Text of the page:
This Day in NC History: Master of an art form, potter Ben Owen

Image from  the Library of Congress. Pottery: Ben Owen, circa 1904-1954.

Image from
the Library of Congress.
Pottery: Ben Owen, circa 1904-1954.

On June 4, 1904, potter Ben Owen was born in Moore County.

Owen learned to turn clay from his father, potter and farmer Rufus Owen, and by age 16, he was a proficient potter who produced lead-glazed utilitarian earthenware for his father and for neighboring shops.

In 1923, Owen was hired as the second known potter to work at the newly built Jugtown Pottery. Under the guidance of Jugtown founders Jacques and Juliana Busbee, Owen developed a classic pottery style that blended old and new forms, incorporating the principles of restraint and simplicity inherent in both native folk and Oriental traditions.

Owen was the sole potter at Jugtown from the early 1930s until 1959, when he left to found the Old Plank Road Pottery. He produced the same forms and glazes until his retirement in 1972. His son and grandson revived his work, opening Ben Owen Pottery to produce pottery based closely on his unique style.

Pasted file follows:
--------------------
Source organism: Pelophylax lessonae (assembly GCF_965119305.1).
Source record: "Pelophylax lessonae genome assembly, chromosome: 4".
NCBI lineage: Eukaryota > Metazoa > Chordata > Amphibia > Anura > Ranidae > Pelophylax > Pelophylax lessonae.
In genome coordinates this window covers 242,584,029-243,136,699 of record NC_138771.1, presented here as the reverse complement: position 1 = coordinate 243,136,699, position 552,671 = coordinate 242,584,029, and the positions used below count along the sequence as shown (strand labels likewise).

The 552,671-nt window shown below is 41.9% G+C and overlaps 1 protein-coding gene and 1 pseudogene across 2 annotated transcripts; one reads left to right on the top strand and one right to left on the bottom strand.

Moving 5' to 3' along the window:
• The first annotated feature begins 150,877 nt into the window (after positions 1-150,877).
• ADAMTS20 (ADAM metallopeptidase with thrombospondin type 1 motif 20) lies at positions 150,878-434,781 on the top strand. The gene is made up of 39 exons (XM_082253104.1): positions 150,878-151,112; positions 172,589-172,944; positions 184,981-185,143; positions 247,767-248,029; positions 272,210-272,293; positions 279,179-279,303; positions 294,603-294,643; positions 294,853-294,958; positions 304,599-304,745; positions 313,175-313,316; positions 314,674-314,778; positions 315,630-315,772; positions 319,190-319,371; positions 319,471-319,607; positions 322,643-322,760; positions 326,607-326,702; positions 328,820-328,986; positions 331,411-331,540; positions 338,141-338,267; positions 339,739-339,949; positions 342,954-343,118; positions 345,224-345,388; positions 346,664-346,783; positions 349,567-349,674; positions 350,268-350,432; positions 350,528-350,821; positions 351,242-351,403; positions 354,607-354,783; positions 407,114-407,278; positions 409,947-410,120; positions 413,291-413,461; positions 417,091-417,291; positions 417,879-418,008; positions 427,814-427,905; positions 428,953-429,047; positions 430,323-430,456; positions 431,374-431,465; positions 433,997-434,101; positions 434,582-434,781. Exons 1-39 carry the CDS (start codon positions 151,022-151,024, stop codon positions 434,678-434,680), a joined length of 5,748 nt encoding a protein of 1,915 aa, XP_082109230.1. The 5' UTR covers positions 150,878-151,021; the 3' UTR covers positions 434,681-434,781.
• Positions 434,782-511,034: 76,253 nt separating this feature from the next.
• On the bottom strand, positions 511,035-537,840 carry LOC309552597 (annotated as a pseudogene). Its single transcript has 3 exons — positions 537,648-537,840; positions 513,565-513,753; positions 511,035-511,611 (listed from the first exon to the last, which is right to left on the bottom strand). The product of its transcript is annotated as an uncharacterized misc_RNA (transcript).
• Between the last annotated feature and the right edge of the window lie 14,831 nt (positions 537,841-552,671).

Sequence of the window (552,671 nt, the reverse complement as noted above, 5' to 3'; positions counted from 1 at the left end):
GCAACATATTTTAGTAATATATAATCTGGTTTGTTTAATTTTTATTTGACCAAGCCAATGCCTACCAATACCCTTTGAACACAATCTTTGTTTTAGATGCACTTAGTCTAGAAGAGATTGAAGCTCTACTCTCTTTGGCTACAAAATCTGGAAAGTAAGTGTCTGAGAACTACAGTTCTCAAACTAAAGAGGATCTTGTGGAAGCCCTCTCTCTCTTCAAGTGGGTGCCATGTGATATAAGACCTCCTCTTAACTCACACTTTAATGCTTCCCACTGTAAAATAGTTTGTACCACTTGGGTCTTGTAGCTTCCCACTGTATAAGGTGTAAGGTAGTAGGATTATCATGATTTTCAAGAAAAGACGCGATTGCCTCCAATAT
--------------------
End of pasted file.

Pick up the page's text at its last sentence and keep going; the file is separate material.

Owen’s work has been widely exhibited across the state, nation and world. His pieces can be found in the permanent collections of the Mint Museum of Art, North Carolina Museum of Art, Smithsonian Institution Metropolitan Museum of Art and the Louvre among many others.

This Day in North Carolina History is a production of the North Carolina Department of Cultural Resources. For more about North Carolina’s history, arts and culture, visit Cultural Resources.

Filed in: Education, Featured News, Latest Headlines, Region

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  • Dianne

    I’m proud to be a descendant of this talented man.

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